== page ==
Urban Cycling: The Beginning
Last weekend I found myself in San Francisco for a race, a ride, and court. After spending almost two years on the CA/NV border, I’ve made a few trips to the City but this time I was super psyched to have brought my bike along. It promised to be a great weekend of stuff white people like, riding, and arguing for my clients in the face of the incredibly stacked legal system.
Friday night the organizers had emailed that Saturday’s Mt. Tam hill climb race would be canceled due to extreme fire danger, but I tried to make the best of it and headed out for a ride. After picking my way through the Presidio I tackled the Golden Gate Bridge for the first time. As I made the curves around the pylons (bikes must ride on the sidewalk across the bridge), I was almost blown off my bike and simultaneously lost all of my forward momentum. I thought that Davis was the windy place, where headwinds substitute for hills, but maybe SF has some wind training to offer also. I contemplated going back and forth across the bridge a couple of times just to practice dodging people and dealing with the wind but I quickly came to my senses and continued on. About the time that I’d planned to turn around I started to find a rhythm between dodging the overweight men with hairy legs and stopping at traffic lights. Passing a swanky looking cafe near Sausalito, I quickly realized that I could probably use a little fuel to battle the wind back over the bridge. The stop yielded an amazing macchiato and the most expensive yet least sweet donut I’ve ever consumed.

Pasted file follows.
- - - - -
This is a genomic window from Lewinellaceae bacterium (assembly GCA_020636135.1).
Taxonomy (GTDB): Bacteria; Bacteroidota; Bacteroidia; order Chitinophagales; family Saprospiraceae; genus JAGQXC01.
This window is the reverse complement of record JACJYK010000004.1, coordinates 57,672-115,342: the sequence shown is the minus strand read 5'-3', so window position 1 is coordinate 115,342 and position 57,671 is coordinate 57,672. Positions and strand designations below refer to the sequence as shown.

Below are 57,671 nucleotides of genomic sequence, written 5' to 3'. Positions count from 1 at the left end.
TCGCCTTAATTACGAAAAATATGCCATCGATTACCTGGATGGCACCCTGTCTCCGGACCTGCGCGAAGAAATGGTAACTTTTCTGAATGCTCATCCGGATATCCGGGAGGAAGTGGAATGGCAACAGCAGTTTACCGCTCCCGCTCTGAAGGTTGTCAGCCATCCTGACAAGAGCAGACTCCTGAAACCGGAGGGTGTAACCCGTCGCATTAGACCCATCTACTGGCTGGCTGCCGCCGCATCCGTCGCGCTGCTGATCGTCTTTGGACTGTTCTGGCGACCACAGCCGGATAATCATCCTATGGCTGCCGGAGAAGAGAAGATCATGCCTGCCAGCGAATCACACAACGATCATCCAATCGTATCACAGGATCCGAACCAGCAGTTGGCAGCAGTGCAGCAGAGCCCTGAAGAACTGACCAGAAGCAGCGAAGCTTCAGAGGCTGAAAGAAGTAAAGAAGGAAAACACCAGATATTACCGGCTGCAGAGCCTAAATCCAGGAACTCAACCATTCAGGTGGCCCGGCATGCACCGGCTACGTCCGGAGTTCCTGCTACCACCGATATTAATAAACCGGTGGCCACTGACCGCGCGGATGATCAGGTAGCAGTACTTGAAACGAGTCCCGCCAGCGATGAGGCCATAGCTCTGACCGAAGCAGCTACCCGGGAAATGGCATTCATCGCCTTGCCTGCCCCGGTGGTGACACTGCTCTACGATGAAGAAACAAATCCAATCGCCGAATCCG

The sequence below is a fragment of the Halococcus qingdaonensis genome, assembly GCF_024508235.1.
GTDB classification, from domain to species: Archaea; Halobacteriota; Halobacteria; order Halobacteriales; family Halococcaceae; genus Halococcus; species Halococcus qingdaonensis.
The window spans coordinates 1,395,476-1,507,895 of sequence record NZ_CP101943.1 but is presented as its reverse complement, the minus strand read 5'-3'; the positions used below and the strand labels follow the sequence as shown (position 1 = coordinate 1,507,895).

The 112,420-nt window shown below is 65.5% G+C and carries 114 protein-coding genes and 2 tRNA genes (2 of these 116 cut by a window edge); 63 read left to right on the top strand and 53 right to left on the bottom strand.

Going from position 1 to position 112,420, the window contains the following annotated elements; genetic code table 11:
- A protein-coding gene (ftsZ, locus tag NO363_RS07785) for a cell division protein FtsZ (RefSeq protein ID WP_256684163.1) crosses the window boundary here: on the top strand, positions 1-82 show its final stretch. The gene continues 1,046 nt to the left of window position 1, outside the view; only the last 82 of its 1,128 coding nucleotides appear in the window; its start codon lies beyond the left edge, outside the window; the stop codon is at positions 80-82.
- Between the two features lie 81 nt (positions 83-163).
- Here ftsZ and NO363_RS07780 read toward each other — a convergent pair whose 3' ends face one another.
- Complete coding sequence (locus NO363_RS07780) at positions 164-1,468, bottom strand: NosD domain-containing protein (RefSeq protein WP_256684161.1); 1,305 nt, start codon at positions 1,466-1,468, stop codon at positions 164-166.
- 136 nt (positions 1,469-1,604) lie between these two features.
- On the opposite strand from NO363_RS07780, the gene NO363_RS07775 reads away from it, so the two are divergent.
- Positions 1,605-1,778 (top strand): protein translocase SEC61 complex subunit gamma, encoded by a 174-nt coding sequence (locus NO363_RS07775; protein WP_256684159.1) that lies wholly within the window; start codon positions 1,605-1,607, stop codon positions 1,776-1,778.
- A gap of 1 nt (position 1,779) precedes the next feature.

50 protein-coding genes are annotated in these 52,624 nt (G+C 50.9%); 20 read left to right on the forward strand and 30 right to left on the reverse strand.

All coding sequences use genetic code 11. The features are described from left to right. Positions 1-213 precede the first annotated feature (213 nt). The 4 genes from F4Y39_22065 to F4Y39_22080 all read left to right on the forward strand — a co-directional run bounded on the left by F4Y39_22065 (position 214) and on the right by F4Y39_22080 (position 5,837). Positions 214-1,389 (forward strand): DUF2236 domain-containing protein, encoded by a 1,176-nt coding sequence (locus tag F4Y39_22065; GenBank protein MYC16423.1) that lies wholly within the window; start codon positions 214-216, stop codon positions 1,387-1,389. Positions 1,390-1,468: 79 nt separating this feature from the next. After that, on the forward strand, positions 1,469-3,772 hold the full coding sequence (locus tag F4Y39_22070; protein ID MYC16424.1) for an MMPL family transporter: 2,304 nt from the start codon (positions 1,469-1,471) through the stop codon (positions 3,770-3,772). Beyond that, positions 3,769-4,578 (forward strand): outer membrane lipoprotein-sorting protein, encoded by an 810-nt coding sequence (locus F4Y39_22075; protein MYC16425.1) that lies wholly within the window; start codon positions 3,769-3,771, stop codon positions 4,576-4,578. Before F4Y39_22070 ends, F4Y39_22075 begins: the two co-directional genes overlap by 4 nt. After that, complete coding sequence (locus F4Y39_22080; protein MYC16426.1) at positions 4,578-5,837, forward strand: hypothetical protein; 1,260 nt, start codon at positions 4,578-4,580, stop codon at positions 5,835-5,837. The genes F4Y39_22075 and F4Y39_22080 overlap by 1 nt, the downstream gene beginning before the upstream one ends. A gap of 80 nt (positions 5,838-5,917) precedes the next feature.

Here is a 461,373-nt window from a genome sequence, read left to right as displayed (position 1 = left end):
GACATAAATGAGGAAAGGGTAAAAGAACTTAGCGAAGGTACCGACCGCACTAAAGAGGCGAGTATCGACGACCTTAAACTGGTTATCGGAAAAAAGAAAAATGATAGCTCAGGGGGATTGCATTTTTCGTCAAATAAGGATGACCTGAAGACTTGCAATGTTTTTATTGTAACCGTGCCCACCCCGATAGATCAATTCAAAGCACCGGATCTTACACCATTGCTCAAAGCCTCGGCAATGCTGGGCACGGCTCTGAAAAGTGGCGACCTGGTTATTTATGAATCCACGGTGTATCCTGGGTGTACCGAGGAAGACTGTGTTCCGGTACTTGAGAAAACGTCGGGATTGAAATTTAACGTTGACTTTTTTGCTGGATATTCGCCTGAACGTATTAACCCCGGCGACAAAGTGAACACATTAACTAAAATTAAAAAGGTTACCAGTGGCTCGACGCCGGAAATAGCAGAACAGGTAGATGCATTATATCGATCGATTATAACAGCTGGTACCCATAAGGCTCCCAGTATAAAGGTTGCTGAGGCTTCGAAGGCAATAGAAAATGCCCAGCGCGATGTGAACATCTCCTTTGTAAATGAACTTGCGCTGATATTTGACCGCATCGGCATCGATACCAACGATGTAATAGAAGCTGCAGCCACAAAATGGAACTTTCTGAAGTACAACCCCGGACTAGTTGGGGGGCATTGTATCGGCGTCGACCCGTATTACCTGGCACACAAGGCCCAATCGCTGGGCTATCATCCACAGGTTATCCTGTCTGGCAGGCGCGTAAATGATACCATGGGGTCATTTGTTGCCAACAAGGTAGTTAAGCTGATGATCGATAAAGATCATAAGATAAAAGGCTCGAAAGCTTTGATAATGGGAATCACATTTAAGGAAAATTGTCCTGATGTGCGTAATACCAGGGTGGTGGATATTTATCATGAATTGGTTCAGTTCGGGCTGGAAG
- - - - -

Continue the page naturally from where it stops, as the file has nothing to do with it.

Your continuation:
As I motored on, I caught up to a couple of guys who were going at a decent clip up the rollers back to the bridge. Nipping on their heels, I decided to tuck in behind them so that I didn’t make a wrong turn. That plan lasted all of two minutes until we round a corner and were blasted by the wind. The skinny men were somehow able to keep up momentum as I was slowed to a crawl. Ugh–perhaps they’re from Davis. The bridge crossing seemed windier the second time and a bit more daunting since the sun had disappeared into the fog.
Cruising back into the City, I felt at ease and ready for battle–with traffic. I had put away my ipod in the first few minutes of my ride and started tuning in to everything going on around me. Repeatedly the hills stole my reward–why must there be a Stop sign at the bottom of each. Did they not think of cyclists battling their way up, only to wear out their brakes on the way down?
I carried my bike up the stairs to where I was staying and retreated indoors. I had survived my first city ride.